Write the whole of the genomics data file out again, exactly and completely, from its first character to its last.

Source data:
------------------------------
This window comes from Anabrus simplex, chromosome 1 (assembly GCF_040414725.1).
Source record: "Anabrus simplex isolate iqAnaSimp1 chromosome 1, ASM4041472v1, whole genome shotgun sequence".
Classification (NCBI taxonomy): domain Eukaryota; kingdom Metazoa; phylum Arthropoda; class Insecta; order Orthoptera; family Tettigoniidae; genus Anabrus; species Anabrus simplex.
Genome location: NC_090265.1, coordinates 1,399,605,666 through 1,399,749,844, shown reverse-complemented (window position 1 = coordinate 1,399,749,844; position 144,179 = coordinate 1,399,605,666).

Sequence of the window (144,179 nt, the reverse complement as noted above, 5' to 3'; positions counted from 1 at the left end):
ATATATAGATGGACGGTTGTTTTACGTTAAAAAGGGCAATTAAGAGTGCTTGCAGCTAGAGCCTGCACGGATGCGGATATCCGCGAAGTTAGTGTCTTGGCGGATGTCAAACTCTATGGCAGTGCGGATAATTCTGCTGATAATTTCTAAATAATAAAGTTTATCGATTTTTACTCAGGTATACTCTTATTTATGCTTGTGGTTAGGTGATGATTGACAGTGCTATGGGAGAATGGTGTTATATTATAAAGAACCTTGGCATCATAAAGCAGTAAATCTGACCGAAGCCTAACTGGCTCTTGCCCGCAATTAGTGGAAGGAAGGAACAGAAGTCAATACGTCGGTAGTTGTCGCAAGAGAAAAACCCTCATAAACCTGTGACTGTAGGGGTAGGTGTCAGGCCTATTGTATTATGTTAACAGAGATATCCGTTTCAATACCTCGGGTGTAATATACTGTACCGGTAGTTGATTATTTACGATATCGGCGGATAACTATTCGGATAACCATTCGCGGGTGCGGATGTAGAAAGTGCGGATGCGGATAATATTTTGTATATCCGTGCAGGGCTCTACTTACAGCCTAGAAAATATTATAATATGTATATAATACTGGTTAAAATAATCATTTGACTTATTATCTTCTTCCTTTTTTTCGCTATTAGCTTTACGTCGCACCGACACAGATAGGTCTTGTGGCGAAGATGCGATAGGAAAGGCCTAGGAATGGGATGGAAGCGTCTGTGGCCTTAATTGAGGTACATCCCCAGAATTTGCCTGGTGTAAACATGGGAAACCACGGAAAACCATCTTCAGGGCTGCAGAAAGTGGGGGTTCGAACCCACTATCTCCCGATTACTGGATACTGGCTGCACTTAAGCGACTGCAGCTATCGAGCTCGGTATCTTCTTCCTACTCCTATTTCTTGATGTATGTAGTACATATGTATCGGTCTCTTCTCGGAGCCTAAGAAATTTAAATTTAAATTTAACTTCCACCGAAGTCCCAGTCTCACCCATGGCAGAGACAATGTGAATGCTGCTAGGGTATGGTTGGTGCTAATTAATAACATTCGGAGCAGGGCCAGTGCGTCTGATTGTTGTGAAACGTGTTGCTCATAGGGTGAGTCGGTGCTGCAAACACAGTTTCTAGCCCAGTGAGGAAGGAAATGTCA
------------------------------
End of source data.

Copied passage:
This window comes from Anabrus simplex, chromosome 1 (assembly GCF_040414725.1).
Source record: "Anabrus simplex isolate iqAnaSimp1 chromosome 1, ASM4041472v1, whole genome shotgun sequence".
Classification (NCBI taxonomy): domain Eukaryota; kingdom Metazoa; phylum Arthropoda; class Insecta; order Orthoptera; family Tettigoniidae; genus Anabrus; species Anabrus simplex.
Genome location: NC_090265.1, coordinates 1,399,605,666 through 1,399,749,844, shown reverse-complemented (window position 1 = coordinate 1,399,749,844; position 144,179 = coordinate 1,399,605,666).

Sequence of the window (144,179 nt, the reverse complement as noted above, 5' to 3'; positions counted from 1 at the left end):
ATATATAGATGGACGGTTGTTTTACGTTAAAAAGGGCAATTAAGAGTGCTTGCAGCTAGAGCCTGCACGGATGCGGATATCCGCGAAGTTAGTGTCTTGGCGGATGTCAAACTCTATGGCAGTGCGGATAATTCTGCTGATAATTTCTAAATAATAAAGTTTATCGATTTTTACTCAGGTATACTCTTATTTATGCTTGTGGTTAGGTGATGATTGACAGTGCTATGGGAGAATGGTGTTATATTATAAAGAACCTTGGCATCATAAAGCAGTAAATCTGACCGAAGCCTAACTGGCTCTTGCCCGCAATTAGTGGAAGGAAGGAACAGAAGTCAATACGTCGGTAGTTGTCGCAAGAGAAAAACCCTCATAAACCTGTGACTGTAGGGGTAGGTGTCAGGCCTATTGTATTATGTTAACAGAGATATCCGTTTCAATACCTCGGGTGTAATATACTGTACCGGTAGTTGATTATTTACGATATCGGCGGATAACTATTCGGATAACCATTCGCGGGTGCGGATGTAGAAAGTGCGGATGCGGATAATATTTTGTATATCCGTGCAGGGCTCTACTTACAGCCTAGAAAATATTATAATATGTATATAATACTGGTTAAAATAATCATTTGACTTATTATCTTCTTCCTTTTTTTCGCTATTAGCTTTACGTCGCACCGACACAGATAGGTCTTGTGGCGAAGATGCGATAGGAAAGGCCTAGGAATGGGATGGAAGCGTCTGTGGCCTTAATTGAGGTACATCCCCAGAATTTGCCTGGTGTAAACATGGGAAACCACGGAAAACCATCTTCAGGGCTGCAGAAAGTGGGGGTTCGAACCCACTATCTCCCGATTACTGGATACTGGCTGCACTTAAGCGACTGCAGCTATCGAGCTCGGTATCTTCTTCCTACTCCTATTTCTTGATGTATGTAGTACATATGTATCGGTCTCTTCTCGGAGCCTAAGAAATTTAAATTTAAATTTAACTTCCACCGAAGTCCCAGTCTCACCCATGGCAGAGACAATGTGAATGCTGCTAGGGTATGGTTGGTGCTAATTAATAACATTCGGAGCAGGGCCAGTGCGTCTGATTGTTGTGAAACGTGTTGCTCATAGGGTGAGTCGGTGCTGCAAACACAGTTTCTAGCCCAGTGAGGAAGGAAATGTCA